Since we have held that appellants' claims with respect to the constitutionality of § 892(b) and Francis Curcio's claim with respect to the constitutionality of the Pinkerton doctrine were improperly reserved by them and have declined to answer these claims, we accede to their requests that we vacate their convictions on conditional pleas of guilty and remand to the district court with instructions to permit the pleas to be withdrawn. This case has been pending much too long, a year and a half since the indictment was filed, with three appeals to this court. Defendants should be required promptly to plead guilty or not guilty and, if the latter, to proceed to an early trial. The mandate shall issue forthwith.
This was among the amendments to the Rules of Criminal Procedure transmitted by the Chief Justice to Congress pursuant to 18 U.S.C. §§ 3771 and 3772 on April 28, 1983; in the absence of congressional action, it will become effective on August 1, 1983
A fifth defendant, Edward Vagnini, pleaded guilty to the conspiracy count of the indictment and was sentenced to two years imprisonment. He did not take an appeal
We quote below the relevant sections of 18 U.S.C. §§ 891 and 892:
§ 891(6) An extortionate extension of credit is any extension of credit with respect to which it is the understanding of the creditor and the debtor at the time it is made that delay in making repayment or failure to make repayment could result in the use of violence or other criminal means to cause harm to the person, reputation, or property of any person.
(7) An extortionate means is any means which involves the use, or an express or implicit threat of use, of violence or other criminal means to cause harm to the person, reputation, or property of any person.
§ 892. Making extortionate extensions of credit
(a) Whoever makes any extortionate extension of credit, or conspires to do so, shall be fined not more than $10,000 or imprisoned not more than 20 years, or both.
(b) In any prosecution under this section, if it is shown that all of the following factors were present in connection with the extension of credit in question, there is prima facie evidence that the extension of credit was extortionate, but this subsection is nonexclusive and in no way limits the effect or applicability of subsection (a):
(1) The repayment of the extension of credit, or the performance of any promise given in consideration thereof, would be unenforceable, through civil judicial processes against the debtor
(A) in the jurisdiction within which the debtor, if a natural person, resides or
(B) in every jurisdiction within which the debtor, if other than a natural person, was incorporated or qualified to do business
at the time the extension of credit was made.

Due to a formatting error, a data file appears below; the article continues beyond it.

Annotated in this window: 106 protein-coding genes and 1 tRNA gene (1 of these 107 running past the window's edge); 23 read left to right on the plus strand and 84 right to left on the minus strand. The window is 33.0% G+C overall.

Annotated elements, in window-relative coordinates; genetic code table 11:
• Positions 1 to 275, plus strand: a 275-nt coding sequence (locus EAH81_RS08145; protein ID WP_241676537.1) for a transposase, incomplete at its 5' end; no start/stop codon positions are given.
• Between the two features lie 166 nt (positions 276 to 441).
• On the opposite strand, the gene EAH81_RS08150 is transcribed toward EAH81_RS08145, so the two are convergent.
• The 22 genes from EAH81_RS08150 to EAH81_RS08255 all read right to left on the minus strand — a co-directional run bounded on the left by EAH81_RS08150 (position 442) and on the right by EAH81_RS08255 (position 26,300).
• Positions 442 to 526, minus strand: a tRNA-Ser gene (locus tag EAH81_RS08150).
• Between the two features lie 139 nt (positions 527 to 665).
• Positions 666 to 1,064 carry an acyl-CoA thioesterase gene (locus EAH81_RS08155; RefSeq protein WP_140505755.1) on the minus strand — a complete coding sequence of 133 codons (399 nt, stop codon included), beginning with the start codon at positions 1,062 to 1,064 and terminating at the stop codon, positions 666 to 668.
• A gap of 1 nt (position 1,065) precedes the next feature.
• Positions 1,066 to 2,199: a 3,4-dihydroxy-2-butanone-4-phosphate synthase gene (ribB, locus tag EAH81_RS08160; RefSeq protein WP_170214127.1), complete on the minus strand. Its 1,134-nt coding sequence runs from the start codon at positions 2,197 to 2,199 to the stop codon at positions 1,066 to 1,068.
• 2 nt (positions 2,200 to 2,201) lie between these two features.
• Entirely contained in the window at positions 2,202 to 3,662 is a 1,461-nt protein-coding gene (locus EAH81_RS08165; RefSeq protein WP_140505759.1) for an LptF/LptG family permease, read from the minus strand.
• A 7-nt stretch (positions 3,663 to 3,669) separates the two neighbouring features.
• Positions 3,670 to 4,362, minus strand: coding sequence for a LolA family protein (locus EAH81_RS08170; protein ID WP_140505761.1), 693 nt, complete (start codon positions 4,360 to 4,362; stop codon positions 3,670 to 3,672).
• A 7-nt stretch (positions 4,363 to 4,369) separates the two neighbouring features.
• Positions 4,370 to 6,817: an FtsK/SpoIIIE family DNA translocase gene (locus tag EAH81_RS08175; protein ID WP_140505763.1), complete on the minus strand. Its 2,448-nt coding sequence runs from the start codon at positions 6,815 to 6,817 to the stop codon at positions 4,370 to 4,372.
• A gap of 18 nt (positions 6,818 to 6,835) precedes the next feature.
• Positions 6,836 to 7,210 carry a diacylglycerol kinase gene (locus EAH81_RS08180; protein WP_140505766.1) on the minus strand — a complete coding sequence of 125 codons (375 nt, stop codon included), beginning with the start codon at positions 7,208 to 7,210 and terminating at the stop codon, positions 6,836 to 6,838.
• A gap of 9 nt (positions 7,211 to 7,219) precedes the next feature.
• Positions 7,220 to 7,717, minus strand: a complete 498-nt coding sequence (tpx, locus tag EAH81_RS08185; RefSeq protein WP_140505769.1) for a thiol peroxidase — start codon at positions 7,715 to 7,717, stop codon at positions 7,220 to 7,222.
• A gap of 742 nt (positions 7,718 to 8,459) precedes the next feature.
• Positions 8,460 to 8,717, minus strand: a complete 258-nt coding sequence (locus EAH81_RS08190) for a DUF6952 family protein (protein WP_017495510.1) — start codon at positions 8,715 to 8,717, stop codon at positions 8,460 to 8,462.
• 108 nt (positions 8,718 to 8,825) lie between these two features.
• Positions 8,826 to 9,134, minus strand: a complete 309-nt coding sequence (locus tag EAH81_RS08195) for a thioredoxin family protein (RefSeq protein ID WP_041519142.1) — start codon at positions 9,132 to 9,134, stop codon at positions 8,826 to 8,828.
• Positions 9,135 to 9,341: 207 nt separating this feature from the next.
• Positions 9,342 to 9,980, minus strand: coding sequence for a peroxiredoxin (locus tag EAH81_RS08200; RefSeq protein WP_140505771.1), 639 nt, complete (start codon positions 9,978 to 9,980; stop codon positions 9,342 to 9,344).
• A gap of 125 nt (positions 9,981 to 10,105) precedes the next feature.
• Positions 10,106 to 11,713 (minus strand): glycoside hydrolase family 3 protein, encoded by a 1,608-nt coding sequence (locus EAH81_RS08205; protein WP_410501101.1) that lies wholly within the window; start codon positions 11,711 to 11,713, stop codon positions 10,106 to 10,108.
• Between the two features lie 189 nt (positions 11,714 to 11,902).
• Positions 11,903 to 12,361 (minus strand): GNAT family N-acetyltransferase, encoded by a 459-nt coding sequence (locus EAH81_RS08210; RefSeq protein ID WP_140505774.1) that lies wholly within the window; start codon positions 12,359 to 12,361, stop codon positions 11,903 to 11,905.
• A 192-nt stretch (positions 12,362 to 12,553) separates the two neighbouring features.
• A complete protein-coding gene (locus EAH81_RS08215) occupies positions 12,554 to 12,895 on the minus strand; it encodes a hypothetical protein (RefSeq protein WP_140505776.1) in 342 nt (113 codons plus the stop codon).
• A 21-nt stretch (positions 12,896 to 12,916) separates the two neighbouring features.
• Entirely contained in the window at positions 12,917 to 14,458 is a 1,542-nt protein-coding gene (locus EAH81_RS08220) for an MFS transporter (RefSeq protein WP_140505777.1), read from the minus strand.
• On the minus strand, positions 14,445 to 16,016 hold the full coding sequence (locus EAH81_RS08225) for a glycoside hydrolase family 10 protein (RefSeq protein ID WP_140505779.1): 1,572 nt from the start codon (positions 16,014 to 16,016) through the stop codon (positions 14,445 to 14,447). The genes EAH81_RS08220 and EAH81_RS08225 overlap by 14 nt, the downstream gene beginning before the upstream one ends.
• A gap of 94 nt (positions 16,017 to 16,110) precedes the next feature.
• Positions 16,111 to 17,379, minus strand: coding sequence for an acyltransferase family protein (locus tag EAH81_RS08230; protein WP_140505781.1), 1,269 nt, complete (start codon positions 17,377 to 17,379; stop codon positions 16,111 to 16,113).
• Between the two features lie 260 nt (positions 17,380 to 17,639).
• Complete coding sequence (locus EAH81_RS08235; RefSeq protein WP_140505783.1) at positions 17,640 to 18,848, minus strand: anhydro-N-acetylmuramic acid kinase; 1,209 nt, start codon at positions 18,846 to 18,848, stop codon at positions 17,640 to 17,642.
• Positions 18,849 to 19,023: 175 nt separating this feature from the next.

(2) The extension of credit was made at a rate of interest in excess of an annual rate of 45 per centum calculated according to the actuarial method of allocating payments made on a debt between principal and interest, pursuant to which a payment is applied first to the accumulated interest and the balance is applied to the unpaid principal.
(3) At the time the extension of credit was made, the debtor reasonably believed that either
(A) one or more extensions of credit by the creditor had been collected or attempted to be collected by extortionate means, or the nonrepayment thereof had been punished by extortionate means; or
(B) the creditor had a reputation for the use of extortionate means to collect extensions of credit to punish the nonrepayment thereof.
(4) Upon the making of the extension of credit, the total of the extensions of credit by the creditor to the debtor then outstanding, including any unpaid interest or similar charges, exceeded $100.
(c) In any prosecution under this section, if evidence has been introduced tending to show the existence of any of the circumstances described in subsection (b)(1) or (b)(2), and direct evidence of the actual belief of the debtor as to the creditor's collection practices is not available, then for the purpose of showing the understanding of the debtor and the creditor at the time the extension of credit was made, the court may in its discretion allow evidence to be introduced tending to show the reputation as to collection practices of the creditor in any community of which the debtor was a member at the time of the extension.
The plea agreements were not signed by the United States Attorney for the District of Connecticut but Mr. Keefer represented to the district court that he had orally approved them
The reference was doubtless to the holding in that case that, when the prosecution has substantial evidence of guilt, "An individual accused of crime may voluntarily, knowingly, and understandingly consent to the imposition of a prison sentence even if he is unwilling or unable to admit his participation in the acts constituting the crime." 400 U.S. at 37, 91 S.Ct. at 167
Whether 18 U.S.C. § 891 and § 892(b) are constitutional. [Part A, Motion for Defendants Gus Curcio and Francis Curcio to Dismiss the Indictment, dated July 14, 1982.]